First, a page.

Subjects, whose compliance to the diet regime and body weight are carefully monitored, consume a wide variety foods on each diet plan. Foods such as lentil soup, peanut butter on bagels, plenty of fruits and vegetables, peanuts in salads, and a variety of fish and seafood are included.
Results from this study will add a significant piece to the ongoing debate centering around how the amount and type of fat affect weight loss. Nationwide food consumption data do not support a conclusion that low fat automatically translates into weight loss.
According to Dr. Frank Sacks, Co-Investigator and Associate Professor of Medicine at Harvard Medical School, “Weight loss studies that use a low fat diet, although sometimes successful in the short-term, have not shown success in sustaining weight loss. Long-term adherence with some low fat diets may be impeded by reduced satiety, palatability, and variety.” According to Kathy McManus, Co-Investigator and Manager of Clinical Nutrition in the Department of Nutrition at Brigham and Women’s Hospital, “In the last decade, Americans cut their fat intake from 36% of total calories to 34% of total calories. Nevertheless, Americans gained an average of 8 pounds per person. We need to identify eating patterns that can satisfy the average person over a lifetime.”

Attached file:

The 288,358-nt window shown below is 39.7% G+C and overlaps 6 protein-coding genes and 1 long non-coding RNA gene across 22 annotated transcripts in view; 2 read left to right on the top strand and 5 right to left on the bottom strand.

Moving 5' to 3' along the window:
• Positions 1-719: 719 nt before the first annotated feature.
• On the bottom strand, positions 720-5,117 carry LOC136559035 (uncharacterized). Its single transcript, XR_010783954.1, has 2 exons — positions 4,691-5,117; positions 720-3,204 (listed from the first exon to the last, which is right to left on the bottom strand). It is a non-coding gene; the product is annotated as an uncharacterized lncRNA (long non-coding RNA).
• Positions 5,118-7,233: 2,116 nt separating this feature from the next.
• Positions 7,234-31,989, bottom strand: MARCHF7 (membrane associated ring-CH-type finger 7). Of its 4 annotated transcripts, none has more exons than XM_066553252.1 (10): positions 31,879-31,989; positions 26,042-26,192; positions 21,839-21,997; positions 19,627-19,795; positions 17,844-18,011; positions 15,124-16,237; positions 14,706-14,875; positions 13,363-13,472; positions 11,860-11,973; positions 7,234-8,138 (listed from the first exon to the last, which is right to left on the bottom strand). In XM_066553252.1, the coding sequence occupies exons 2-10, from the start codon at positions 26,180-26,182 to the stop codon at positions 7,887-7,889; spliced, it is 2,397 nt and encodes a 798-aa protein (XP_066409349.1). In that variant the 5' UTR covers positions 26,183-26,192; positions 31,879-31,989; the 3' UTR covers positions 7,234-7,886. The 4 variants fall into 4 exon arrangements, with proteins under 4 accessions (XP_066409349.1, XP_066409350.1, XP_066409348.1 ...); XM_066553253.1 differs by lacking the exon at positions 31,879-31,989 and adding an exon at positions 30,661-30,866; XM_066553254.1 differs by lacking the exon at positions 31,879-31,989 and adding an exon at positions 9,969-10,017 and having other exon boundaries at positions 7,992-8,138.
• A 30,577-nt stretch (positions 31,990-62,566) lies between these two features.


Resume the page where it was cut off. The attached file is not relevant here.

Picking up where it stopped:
The Peanut Institute is a non-profit organization that supports nutrition research and develops educational programs to encourage healthful lifestyles.